What Is Keratoconus and How Is It Treated?
Are you having to change your corrective lenses prescription every time you visit your eye doctor? If you are dealing with nearsightedness and constantly changing your prescription, then some part of your eye is in a constant state of change. Keratoconus is a progressive eye disease that could be causing these changes. Having your eyes checked by the skilled personnel at Faro Optometry in Lynwood and Los Angeles, CA, can help you resolve your issue.
What Is Keratoconus?
Keratoconus is a progressive eye disease that affects the cornea. The cornea of your eye helps to focus the light entering your eye onto the retina. Keratoconus changes the shape of your cornea, making it more cone-shaped, thus causing the light not to focus on the retina. The retina is what translates information contained in the light into neural signals that can be read by the brain. If the light falls short of your retina, then your vision becomes impaired.
Symptoms of Keratoconus
- Progressively worsening nearsightedness
- Distorted or blurred vision
- Sensitivity to glare
- Constantly changing corrective lenses prescription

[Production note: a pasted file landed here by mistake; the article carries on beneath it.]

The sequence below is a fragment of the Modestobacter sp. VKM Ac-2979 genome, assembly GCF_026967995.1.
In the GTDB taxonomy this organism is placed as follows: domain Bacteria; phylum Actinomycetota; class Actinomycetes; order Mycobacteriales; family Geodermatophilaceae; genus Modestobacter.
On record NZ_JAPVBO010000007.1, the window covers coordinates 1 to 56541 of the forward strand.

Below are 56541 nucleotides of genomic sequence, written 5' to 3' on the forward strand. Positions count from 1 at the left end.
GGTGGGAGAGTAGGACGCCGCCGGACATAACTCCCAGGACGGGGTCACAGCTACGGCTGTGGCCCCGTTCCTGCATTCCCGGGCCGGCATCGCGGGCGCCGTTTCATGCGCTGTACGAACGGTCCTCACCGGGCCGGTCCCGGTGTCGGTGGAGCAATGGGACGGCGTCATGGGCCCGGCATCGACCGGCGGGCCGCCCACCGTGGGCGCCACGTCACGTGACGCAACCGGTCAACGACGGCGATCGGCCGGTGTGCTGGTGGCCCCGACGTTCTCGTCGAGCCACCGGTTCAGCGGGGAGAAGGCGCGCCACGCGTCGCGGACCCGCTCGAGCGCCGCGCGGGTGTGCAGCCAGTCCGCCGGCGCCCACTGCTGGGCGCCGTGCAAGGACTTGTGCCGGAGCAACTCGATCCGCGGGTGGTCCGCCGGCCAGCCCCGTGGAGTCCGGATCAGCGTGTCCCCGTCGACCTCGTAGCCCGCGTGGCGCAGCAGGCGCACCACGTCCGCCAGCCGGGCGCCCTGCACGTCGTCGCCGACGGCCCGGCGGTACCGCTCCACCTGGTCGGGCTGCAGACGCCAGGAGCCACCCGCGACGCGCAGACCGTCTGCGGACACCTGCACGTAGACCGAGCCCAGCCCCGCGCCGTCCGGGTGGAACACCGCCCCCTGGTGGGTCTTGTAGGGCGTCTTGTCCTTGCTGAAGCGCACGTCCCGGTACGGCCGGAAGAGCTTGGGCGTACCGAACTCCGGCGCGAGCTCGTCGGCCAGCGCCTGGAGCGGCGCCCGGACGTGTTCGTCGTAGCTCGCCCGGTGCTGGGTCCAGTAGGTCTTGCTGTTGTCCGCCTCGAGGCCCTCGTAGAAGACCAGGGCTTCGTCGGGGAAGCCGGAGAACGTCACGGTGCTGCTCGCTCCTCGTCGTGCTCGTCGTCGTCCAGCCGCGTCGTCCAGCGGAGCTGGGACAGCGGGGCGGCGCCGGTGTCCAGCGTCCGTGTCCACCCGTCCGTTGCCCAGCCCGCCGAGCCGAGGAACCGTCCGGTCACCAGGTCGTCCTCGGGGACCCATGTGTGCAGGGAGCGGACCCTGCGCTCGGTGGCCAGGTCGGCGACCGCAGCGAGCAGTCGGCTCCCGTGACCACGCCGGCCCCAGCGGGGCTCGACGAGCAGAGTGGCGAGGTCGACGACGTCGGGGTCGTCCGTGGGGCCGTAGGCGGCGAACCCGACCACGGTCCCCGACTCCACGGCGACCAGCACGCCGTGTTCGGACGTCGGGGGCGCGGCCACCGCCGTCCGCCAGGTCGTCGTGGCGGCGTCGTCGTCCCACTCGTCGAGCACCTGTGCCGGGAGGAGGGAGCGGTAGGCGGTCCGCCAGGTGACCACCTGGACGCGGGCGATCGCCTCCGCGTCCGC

What Causes Keratoconus?
An imbalance of enzymes within the cornea causes it to weaken. This weakening allows it to be susceptible to forces that cause it to bulge forward. The causes of the weakening and bulging can be genetic, leading to multiple sufferers within a single family.
Risk factors associated to keratoconus are overexposure to UV rays, poor fitting contact lenses, chronic eye irritation, and the constant rubbing of the eyes.
Treatments for Progressed Keratoconus
1. Corneal crosslinking: Corneal crosslinking strengthens the cornea by adding anchor points to it. This is accomplished by adding riboflavin to the cornea. The riboflavin is activated with UV light. The activated riboflavin bonds collagen fibers together, creating more cornea anchor points, thus strengthening the cornea's resistance to bulging.
2. Intacs: Intacs are clear, arc-shaped inserts that are surgically placed within the cornea to reshape the front surface of the eye. Intacs may be needed when corrective lenses no longer give you clear vision. Intacs are removeable. If the disease continues to progress, they can be replaced until intacs no longer are a viable option.
3. Conductive keratoplasty: By using a computer-generated topographical map of your eye's surface, radio waves can be used to reshape the front of your cornea.
4. Corneal transplant: A cornea transplant may be the only option left for someone whose disease has reached a point that the other options no longer work.
Eye Exams Are an Important Part of Your Overall Eye Health
Having regular eye exams can alert your eye doctor if keratoconus has developed in your eyes. The earlier the detection, the more options you will have to correct it. Give us a call at Faro Optometry in Lynwood or Los Angeles, CA, to set up regular eye exams. Our expertise will protect your vision.
Los Angeles: 323-988-1033